Wendelin Van Draanen said...

Thank you for filling in for me, and for giving your perspective. I agree with everything (hello? what? me? yes!) except (ah, there it is) that 20 miles could ever be a fun little jaunt. But it's your entry so I won't say a word about it. :-)

Jinnyd said...

Speaking of running... I've been wondering about the, um, mechanics of running. Like is there some special running posture or something (because every time we have to run a mile for P.E. class I always feel like I'm wasting energy).

Is there anything like that?

Levina said...

Here's what helps me:
I pace myself. Jog at a steady pace until you can't run anymore, then speedwalk for a while and start up again when you've caught your breath. Also try thinking about something other than how tired you are! Running is mostly brain power. If you tell yourself you can't do it, chances are it'll harder for you to do it!

But that's what I do :) Try asking a lot of people.

Mark Parsons said...

Jinnyd - Actually, there is a ton of info available on running mechanics. (Try runningmechanics.com for starters.)

Some basics that have helped me: Try to achieve a smooth, flowing stride... Relax your shoulders (don't hunch)... Make sure your arms are moving forward and back (not side-to-side)... Breathe from your belly (don't pant or take short choppy breaths from the top of your lungs)... Try to breathe in time with your stride, if possible (i.e. inhale for two steps and exhale for two)... And like Levina said, try to work at a steady pace that you can maintain over the planned distance of the run.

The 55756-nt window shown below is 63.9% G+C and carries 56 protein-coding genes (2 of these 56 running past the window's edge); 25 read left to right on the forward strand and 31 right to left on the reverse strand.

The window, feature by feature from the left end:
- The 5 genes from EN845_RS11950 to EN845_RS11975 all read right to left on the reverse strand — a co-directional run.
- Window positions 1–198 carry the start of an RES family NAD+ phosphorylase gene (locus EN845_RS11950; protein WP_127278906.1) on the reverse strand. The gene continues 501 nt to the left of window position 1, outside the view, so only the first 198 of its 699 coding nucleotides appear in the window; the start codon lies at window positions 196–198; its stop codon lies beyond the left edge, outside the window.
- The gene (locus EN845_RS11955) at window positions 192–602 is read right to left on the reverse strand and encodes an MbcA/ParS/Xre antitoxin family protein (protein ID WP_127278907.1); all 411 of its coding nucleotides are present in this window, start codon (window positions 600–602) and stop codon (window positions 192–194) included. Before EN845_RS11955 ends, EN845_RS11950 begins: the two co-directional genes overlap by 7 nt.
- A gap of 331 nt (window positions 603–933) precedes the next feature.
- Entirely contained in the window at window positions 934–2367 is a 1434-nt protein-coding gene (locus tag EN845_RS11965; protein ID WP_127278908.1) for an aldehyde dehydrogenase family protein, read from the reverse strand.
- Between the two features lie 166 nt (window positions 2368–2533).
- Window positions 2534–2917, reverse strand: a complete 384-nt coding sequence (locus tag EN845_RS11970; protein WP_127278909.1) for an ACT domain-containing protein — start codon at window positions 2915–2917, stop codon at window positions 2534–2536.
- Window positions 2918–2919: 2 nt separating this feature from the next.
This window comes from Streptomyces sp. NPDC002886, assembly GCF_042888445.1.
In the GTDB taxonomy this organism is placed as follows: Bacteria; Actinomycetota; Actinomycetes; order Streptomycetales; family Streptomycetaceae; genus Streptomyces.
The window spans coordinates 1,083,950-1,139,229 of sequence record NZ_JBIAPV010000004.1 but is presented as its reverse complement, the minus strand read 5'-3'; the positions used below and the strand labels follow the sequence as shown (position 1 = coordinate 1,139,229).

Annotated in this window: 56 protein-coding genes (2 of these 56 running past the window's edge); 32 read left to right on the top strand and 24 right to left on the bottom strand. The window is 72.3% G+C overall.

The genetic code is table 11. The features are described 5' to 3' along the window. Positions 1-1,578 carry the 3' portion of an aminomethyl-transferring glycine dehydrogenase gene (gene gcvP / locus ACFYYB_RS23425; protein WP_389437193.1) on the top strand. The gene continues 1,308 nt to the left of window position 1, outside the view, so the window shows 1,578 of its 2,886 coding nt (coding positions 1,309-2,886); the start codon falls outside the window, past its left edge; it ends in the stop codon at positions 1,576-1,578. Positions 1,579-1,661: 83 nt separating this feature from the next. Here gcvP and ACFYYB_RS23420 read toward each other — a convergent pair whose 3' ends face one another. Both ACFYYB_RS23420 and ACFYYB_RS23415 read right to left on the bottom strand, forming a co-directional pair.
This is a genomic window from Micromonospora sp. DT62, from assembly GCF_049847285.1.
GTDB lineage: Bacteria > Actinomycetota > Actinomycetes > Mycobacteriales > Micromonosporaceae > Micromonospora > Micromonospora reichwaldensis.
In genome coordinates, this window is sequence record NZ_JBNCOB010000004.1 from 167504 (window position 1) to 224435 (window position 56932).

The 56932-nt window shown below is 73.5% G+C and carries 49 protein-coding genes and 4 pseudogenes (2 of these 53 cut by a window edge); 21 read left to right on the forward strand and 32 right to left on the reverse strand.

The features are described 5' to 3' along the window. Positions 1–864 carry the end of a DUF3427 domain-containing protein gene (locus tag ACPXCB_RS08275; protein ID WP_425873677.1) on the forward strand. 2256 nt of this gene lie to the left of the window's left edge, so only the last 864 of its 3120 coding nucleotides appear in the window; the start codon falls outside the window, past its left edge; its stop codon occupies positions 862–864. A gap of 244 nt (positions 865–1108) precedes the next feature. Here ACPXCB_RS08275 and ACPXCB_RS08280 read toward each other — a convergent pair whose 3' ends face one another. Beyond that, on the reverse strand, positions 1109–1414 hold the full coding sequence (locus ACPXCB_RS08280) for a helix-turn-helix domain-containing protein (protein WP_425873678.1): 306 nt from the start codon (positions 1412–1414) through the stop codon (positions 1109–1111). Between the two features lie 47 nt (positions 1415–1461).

Overall, the key word here is relax. Try not to make every run a race. (It might be helpful to run outside of P.E., where there's no pressure to perform at any sort of preferred pace.)

Good luck, and keep in mind that this all gets MUCH easier once you've done it for a while. So, hang in there! :-)

Jinnyd said...

Thanks for all the suggestions! I'll definitely try them out.

One more question, though: when running, is it better to breath through your nose or your mouth?

Mark Parsons said...

Hi, Jinnyd -

Definitely the mouth, both on the inhale and the exhale. Don't worry about "warming the air", or swallowing bugs, or any other theory put forth by non-runners. The name of the game here is oxygen delivery, and the best way to accomplish that is through the mouth - the nose is simply too restrictive to allow enough air in to facilitate any serious amount of running. (However, those little nasal passages work just fine for blowing your nose on the run, but that's a topic best left for another time!) LOL...

Keep on running! :-D

Levina said...

Yes, keep going! It's very healthy.